Comprehensive Edition



  The 21st century is an era of rapid globalization, a time that truly tests all countries politically, economically, and culturally. Korea has risen to the challenges of this growing globalization on many fronts, both at home as well as in the relationships it has with other nations in Asia and beyond. Not only has the South Korean government continued to expand diplomatic ties with other countries it also promotes fostering important treaties with other countries. Korean diplomatic establishments continue to expand worldwide with embassies, missions, and consulate generals dispatched to countries across the globe. The movement of people across the Korean border has also increased, by Korean citizens traveling abroad for both personal and professional reasons, as well as a steadily rising influx of visitors to Korea including tourists, foreign workers and new immigrants.

  Korea is now a key player on the world political stage. After South Korea entered into the United Nations and other UN-affiliated organizations, it now joins other nations in the pursuit of global peace-keeping, human rights, economic development, and environmental protection. The Korean government has also successfully developed bilateral and regional Free Trade Agreements (FTAs) to complement the existing multinational trading system. These FTAs have allowed Korea to mitigate the economic challenges presented by an unbalanced domestic distribution of wealth and population as well as the stark realities of an aging populace and an overall low birth rate.

  As of December 2013, South Korea maintains diplomatic relations with 188 countries among the 191 United Nations member states and with two non-UN member countries, the Cook Islands and the Vatican. The UN member countries that do not yet have a treaty with South Korea are Macedonia, Syria, and Cuba. Kosovo, a non-UN member country, also does not have a diplomatic relationship with South Korea.

  The “iplomatic Relations and Treaties”map displays the countries that signed treaties with South Korea regarding such matters as guaranteed investment agreements, double taxation treaties, extradition treaties, mutual legal assistance treaties. Specifically, 87 countries have signed investment guarantee agreements; 78 signed double taxation agreements; 26 signed extradition treaties, and 22 countries signed criminal judicial cooperation treaties. Among these, 15 countries, including the United States, China, and Japan signed all of these treaties. The “umber of Signed Treaties”graph shows the number of treaties signed by year. It indicates that as the number of countries with diplomatic ties with South Korea has increased, the number of countries with bilateral and multilateral treaties signed increased as well.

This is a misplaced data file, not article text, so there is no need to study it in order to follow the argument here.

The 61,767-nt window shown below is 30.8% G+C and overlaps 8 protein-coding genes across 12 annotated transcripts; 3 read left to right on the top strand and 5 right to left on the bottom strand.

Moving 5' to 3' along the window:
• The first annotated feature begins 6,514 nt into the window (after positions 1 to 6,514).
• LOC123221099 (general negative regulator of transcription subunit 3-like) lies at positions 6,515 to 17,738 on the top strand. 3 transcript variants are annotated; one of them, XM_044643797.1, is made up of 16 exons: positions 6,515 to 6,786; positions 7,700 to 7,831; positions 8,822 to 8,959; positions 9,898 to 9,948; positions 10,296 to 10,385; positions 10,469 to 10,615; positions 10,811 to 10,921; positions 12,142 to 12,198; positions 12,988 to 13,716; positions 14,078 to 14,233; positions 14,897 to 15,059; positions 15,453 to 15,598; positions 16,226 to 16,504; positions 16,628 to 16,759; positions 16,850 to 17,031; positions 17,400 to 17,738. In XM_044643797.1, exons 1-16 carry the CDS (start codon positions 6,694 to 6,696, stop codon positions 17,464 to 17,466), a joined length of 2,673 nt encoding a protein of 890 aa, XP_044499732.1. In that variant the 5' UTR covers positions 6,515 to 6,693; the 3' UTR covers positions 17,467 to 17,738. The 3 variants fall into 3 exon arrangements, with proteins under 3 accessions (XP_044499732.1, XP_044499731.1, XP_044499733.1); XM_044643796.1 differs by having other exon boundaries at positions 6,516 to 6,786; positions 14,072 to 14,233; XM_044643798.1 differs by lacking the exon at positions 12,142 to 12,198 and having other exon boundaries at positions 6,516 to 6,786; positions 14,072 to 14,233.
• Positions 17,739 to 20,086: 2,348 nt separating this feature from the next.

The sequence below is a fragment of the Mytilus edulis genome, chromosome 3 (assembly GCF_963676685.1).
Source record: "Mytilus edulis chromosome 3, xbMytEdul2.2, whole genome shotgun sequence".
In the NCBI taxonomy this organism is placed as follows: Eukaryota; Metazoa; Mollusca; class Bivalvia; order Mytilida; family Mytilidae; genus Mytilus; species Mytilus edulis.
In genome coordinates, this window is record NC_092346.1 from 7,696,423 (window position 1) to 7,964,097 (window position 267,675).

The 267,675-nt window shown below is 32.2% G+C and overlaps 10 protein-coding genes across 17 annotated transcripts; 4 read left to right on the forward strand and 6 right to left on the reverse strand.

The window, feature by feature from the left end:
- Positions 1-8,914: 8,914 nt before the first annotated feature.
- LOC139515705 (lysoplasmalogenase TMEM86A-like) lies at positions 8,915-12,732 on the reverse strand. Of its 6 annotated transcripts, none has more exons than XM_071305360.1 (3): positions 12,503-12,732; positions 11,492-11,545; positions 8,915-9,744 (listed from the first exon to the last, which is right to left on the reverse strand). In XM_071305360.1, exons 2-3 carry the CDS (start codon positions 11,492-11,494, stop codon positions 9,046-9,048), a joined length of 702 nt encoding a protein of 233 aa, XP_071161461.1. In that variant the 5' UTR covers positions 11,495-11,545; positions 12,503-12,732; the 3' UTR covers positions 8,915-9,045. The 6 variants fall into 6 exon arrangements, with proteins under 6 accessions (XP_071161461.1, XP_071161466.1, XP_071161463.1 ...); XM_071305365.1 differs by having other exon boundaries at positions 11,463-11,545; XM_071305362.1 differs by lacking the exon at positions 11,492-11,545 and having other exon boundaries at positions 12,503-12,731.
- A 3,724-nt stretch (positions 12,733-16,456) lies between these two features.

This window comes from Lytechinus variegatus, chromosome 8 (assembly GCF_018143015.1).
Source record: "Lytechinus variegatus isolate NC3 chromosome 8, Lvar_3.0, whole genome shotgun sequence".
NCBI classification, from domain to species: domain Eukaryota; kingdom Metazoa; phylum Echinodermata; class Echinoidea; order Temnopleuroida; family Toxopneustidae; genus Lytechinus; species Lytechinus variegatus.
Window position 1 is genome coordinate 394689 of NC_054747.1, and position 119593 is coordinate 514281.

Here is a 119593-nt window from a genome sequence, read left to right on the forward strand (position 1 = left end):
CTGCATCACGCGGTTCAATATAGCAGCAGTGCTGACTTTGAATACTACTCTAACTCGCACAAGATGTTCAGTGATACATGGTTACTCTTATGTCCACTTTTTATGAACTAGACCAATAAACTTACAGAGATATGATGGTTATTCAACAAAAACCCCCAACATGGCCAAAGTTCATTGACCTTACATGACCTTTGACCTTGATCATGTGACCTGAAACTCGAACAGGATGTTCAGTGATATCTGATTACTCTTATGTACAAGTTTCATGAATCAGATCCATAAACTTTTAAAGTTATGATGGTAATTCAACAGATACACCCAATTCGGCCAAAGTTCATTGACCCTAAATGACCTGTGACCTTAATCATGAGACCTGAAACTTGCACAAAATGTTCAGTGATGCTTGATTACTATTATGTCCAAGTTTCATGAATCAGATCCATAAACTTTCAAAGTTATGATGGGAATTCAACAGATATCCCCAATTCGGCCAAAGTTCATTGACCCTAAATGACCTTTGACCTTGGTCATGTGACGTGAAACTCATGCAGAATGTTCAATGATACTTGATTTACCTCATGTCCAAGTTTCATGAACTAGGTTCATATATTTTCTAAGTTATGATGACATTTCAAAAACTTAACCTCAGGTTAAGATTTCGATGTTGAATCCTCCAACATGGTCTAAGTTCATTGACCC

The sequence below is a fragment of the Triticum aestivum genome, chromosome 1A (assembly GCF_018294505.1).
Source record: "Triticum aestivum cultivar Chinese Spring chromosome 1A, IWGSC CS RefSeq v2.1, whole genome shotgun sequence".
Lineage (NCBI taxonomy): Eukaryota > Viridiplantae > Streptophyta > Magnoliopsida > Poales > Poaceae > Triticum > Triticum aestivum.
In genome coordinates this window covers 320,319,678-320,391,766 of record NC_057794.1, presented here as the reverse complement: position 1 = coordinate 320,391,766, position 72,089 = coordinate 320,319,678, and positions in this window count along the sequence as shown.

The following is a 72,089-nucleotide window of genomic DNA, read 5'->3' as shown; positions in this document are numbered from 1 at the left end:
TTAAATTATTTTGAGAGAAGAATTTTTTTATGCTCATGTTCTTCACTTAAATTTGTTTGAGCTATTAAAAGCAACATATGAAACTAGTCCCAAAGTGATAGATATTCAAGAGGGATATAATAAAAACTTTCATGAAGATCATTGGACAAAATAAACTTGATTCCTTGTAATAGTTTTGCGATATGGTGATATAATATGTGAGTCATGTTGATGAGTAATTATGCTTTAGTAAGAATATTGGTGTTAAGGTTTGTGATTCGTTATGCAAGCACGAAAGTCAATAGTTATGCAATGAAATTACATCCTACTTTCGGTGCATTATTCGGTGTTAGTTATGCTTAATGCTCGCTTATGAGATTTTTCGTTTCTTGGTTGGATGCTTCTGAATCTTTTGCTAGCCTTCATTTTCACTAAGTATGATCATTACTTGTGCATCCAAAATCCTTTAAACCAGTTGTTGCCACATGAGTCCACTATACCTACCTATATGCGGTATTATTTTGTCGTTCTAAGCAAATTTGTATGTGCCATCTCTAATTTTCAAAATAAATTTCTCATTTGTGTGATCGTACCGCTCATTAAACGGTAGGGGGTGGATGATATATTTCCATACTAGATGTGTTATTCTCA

Overseas Koreans and Diplomatic Missions

  The “verseas Koreans and Diplomatic Missions”map shows distribution of Koreans and South Korean diplomatic missions overseas. These missions are grouped into embassies, missions, and consulate generals. Embassies are set up in the capital of a country with diplomatic relations. Permanent missions are set up within an international organization that Korea joins. Consulate Generals are opened wherever a large number of Koreans reside overseas. At present the Korean government manages 113 resident embassies, 5 permanent missions, and 43 consulate generals across the 190 countries with which South Korea maintains diplomatic relations. Many consulate generals are found in North America and Asia because Korea has close relationships there, particularly with the US, Japan, and China, and because many Koreans live in these regions. North Korea, on the other hand, has 47 resident embassies, 4 permanent missions, and 3 consulate generals overseas.

  The same map also presents the geographic distribution of Koreans living overseas according to data collected by Korean diplomatic missions. They are divided into Korean nationals who have Korean citizenship and foreign nationals who have foreign citizenship. The overseas Korean nationals are further divided into permanent residents, international students, and sojourners. The number of overseas Koreans increased sharply in 1991 because the government began counting the Korean-Chinese population that year for the first time. A gradual increase appears after 1991. Currently, the number of overseas Koreans is close to 7 million, and of that total 1.1 million are permanent residents, 1.2 million are sojourners, 0.3 million are international students, and 4.4 million are foreign nationals.

  Until the late 1980s, most emigrants moved to the US, but many also moved to Latin American countries. After the Seoul Olympic Games in 1988, Latin America emigration decreased while emigration to English-speaking countries such as Canada, Australia, and New Zealand increased, resulting in an increasingly scattered distribution. The top reason given for emigration was family reunification, followed by employment and personal business opportunities.